Crossposted from DemocraticDiva.com

Democratic candidate for AZ Attorney General Felecia Rotellini has been running an ad (click here if embedded video doesn’t work attacking the Republican candidate Mark Brnovich, AKA NOT Tom Horne, for his lobbying for private prisons.

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Arizona Democratic Party Shows Its Progressive Side at State Committee Meeting

Pro-caucus424-sig-sm72by Pamela Powers Hannley

Progressive voices were heard loud and clear at Saturday’s Arizona Democratic Party (ADP) State Committee Meeting in Maricopa, Arizona.

Unlike some past ADP meetingswhere progressives were ignored or where progressive resolutions were tabled and not heard by the full ADP membership, the Maricopa meeting was dominated by progressives.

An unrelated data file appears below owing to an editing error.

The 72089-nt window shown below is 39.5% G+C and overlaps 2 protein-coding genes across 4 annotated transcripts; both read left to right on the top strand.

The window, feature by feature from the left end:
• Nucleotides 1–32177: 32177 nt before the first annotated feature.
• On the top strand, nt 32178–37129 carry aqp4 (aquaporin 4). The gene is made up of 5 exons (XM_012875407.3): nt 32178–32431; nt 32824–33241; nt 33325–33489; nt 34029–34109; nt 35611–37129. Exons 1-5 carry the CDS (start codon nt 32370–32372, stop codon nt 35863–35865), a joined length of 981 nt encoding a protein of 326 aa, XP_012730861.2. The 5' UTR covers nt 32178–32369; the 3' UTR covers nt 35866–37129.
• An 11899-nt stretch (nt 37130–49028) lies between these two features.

During the morning caucus meetings, approximately 80 members of the progressive caucus (pictured here) met in the booming high school cafeteria to hear about legalization of marijuana, the plight of Dreamers, and a host of progressive resolutions.

In the progressive caucus, members unanimously endorsed resolutions: 1) in support of a Constitutional Amendment ending Citizens United and abolishing corporate personhood; 2) in support of passage of the Inclusive Prosperity Tax (AKA Robin Hood Tax); 3) against building the Keystone XL Pipeline; and 4) in support of allowing DREAMers to have Arizona drivers’ licenses and in-state college tuition. A resolution requiring clean elections candidates to give back extra funds passed, with some dissent. In addition, with only one dissenting vote, the Progressive Caucus voted to endorse Safer Arizona, the citizens’ initiative to legalize marijuana for personal use. [Votes from the entire State Committee after the jump.]